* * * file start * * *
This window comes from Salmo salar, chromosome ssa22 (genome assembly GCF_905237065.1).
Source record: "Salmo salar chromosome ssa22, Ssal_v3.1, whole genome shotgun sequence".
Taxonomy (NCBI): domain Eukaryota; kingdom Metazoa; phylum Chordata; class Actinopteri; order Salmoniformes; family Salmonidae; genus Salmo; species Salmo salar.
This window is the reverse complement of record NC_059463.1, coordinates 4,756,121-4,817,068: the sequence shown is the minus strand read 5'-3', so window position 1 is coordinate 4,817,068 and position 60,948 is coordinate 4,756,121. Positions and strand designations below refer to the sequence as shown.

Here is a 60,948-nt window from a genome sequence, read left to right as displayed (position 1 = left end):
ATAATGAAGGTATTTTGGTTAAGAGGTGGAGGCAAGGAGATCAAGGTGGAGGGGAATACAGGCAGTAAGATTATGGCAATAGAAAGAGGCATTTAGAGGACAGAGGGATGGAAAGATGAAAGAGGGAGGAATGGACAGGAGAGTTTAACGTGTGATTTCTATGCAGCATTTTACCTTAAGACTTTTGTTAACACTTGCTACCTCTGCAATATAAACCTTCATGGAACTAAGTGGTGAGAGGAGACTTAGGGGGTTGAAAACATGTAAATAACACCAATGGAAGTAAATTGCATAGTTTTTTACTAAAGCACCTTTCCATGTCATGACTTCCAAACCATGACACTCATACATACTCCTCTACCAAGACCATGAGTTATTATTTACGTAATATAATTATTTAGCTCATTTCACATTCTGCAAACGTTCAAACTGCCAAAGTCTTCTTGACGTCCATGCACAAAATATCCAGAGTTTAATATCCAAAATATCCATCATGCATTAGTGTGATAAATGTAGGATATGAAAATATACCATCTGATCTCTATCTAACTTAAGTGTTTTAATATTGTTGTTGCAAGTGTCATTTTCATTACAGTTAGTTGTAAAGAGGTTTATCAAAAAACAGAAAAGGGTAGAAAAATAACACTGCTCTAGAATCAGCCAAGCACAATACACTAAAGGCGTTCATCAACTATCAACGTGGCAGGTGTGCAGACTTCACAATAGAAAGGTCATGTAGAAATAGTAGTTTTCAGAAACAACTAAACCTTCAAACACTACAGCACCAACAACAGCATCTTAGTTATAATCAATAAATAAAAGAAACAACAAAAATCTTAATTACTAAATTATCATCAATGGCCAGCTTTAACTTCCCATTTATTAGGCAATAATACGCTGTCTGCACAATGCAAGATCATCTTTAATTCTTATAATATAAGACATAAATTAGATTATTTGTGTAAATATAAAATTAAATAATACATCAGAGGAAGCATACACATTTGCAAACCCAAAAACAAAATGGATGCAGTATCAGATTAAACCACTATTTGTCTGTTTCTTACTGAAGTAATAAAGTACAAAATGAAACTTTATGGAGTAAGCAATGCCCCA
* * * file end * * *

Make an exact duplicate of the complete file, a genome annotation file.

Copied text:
This window comes from Salmo salar, chromosome ssa22 (genome assembly GCF_905237065.1).
Source record: "Salmo salar chromosome ssa22, Ssal_v3.1, whole genome shotgun sequence".
Taxonomy (NCBI): domain Eukaryota; kingdom Metazoa; phylum Chordata; class Actinopteri; order Salmoniformes; family Salmonidae; genus Salmo; species Salmo salar.
This window is the reverse complement of record NC_059463.1, coordinates 4,756,121-4,817,068: the sequence shown is the minus strand read 5'-3', so window position 1 is coordinate 4,817,068 and position 60,948 is coordinate 4,756,121. Positions and strand designations below refer to the sequence as shown.

Here is a 60,948-nt window from a genome sequence, read left to right as displayed (position 1 = left end):
ATAATGAAGGTATTTTGGTTAAGAGGTGGAGGCAAGGAGATCAAGGTGGAGGGGAATACAGGCAGTAAGATTATGGCAATAGAAAGAGGCATTTAGAGGACAGAGGGATGGAAAGATGAAAGAGGGAGGAATGGACAGGAGAGTTTAACGTGTGATTTCTATGCAGCATTTTACCTTAAGACTTTTGTTAACACTTGCTACCTCTGCAATATAAACCTTCATGGAACTAAGTGGTGAGAGGAGACTTAGGGGGTTGAAAACATGTAAATAACACCAATGGAAGTAAATTGCATAGTTTTTTACTAAAGCACCTTTCCATGTCATGACTTCCAAACCATGACACTCATACATACTCCTCTACCAAGACCATGAGTTATTATTTACGTAATATAATTATTTAGCTCATTTCACATTCTGCAAACGTTCAAACTGCCAAAGTCTTCTTGACGTCCATGCACAAAATATCCAGAGTTTAATATCCAAAATATCCATCATGCATTAGTGTGATAAATGTAGGATATGAAAATATACCATCTGATCTCTATCTAACTTAAGTGTTTTAATATTGTTGTTGCAAGTGTCATTTTCATTACAGTTAGTTGTAAAGAGGTTTATCAAAAAACAGAAAAGGGTAGAAAAATAACACTGCTCTAGAATCAGCCAAGCACAATACACTAAAGGCGTTCATCAACTATCAACGTGGCAGGTGTGCAGACTTCACAATAGAAAGGTCATGTAGAAATAGTAGTTTTCAGAAACAACTAAACCTTCAAACACTACAGCACCAACAACAGCATCTTAGTTATAATCAATAAATAAAAGAAACAACAAAAATCTTAATTACTAAATTATCATCAATGGCCAGCTTTAACTTCCCATTTATTAGGCAATAATACGCTGTCTGCACAATGCAAGATCATCTTTAATTCTTATAATATAAGACATAAATTAGATTATTTGTGTAAATATAAAATTAAATAATACATCAGAGGAAGCATACACATTTGCAAACCCAAAAACAAAATGGATGCAGTATCAGATTAAACCACTATTTGTCTGTTTCTTACTGAAGTAATAAAGTACAAAATGAAACTTTATGGAGTAAGCAATGCCCCA